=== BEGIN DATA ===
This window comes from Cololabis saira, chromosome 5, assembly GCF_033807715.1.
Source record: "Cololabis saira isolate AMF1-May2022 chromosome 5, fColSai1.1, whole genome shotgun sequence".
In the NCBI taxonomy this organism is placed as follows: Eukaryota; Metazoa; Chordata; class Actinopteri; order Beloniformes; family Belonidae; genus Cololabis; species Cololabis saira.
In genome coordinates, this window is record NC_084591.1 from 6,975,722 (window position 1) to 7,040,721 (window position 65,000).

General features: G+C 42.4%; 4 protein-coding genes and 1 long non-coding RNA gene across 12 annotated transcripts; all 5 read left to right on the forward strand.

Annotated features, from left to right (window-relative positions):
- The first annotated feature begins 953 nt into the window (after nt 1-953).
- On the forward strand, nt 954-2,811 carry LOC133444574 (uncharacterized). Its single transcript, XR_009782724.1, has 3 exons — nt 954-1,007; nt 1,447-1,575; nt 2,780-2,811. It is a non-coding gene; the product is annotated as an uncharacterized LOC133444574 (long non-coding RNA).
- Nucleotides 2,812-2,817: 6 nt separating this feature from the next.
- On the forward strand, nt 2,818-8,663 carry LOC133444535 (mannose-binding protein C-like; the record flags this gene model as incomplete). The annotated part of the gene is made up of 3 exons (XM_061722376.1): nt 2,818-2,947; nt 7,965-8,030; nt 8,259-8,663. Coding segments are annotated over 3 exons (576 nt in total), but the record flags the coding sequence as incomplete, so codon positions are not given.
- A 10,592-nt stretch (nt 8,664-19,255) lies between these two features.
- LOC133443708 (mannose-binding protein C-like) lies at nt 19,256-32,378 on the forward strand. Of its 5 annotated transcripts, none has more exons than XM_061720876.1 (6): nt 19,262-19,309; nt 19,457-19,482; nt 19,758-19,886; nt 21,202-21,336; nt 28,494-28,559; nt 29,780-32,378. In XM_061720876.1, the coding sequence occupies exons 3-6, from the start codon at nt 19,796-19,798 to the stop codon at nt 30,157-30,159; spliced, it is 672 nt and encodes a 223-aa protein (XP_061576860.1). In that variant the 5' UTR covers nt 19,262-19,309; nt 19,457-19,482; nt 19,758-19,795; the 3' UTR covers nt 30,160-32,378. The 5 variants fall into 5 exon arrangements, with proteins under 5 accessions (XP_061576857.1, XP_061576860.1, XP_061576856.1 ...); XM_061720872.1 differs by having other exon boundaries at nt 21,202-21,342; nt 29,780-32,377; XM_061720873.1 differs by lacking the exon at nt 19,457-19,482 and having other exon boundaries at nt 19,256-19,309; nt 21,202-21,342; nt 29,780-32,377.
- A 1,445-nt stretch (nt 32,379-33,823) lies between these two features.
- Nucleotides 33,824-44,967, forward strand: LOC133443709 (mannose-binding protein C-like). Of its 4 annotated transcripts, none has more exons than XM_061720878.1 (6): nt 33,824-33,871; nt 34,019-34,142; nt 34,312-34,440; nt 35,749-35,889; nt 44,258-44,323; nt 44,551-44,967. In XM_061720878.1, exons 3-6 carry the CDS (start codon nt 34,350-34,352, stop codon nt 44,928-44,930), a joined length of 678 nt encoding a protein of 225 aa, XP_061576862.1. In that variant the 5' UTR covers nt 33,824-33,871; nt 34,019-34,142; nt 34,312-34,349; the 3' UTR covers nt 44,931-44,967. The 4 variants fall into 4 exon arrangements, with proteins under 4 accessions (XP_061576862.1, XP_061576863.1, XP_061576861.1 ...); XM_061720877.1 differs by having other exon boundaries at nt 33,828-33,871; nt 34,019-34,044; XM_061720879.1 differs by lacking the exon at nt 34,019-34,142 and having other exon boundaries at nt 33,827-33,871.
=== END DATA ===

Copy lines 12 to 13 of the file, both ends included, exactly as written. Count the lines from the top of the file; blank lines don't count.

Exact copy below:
- LOC133443708 (mannose-binding protein C-like) lies at nt 19,256-32,378 on the forward strand. Of its 5 annotated transcripts, none has more exons than XM_061720876.1 (6): nt 19,262-19,309; nt 19,457-19,482; nt 19,758-19,886; nt 21,202-21,336; nt 28,494-28,559; nt 29,780-32,378. In XM_061720876.1, the coding sequence occupies exons 3-6, from the start codon at nt 19,796-19,798 to the stop codon at nt 30,157-30,159; spliced, it is 672 nt and encodes a 223-aa protein (XP_061576860.1). In that variant the 5' UTR covers nt 19,262-19,309; nt 19,457-19,482; nt 19,758-19,795; the 3' UTR covers nt 30,160-32,378. The 5 variants fall into 5 exon arrangements, with proteins under 5 accessions (XP_061576857.1, XP_061576860.1, XP_061576856.1 ...); XM_061720872.1 differs by having other exon boundaries at nt 21,202-21,342; nt 29,780-32,377; XM_061720873.1 differs by lacking the exon at nt 19,457-19,482 and having other exon boundaries at nt 19,256-19,309; nt 21,202-21,342; nt 29,780-32,377.
- A 1,445-nt stretch (nt 32,379-33,823) lies between these two features.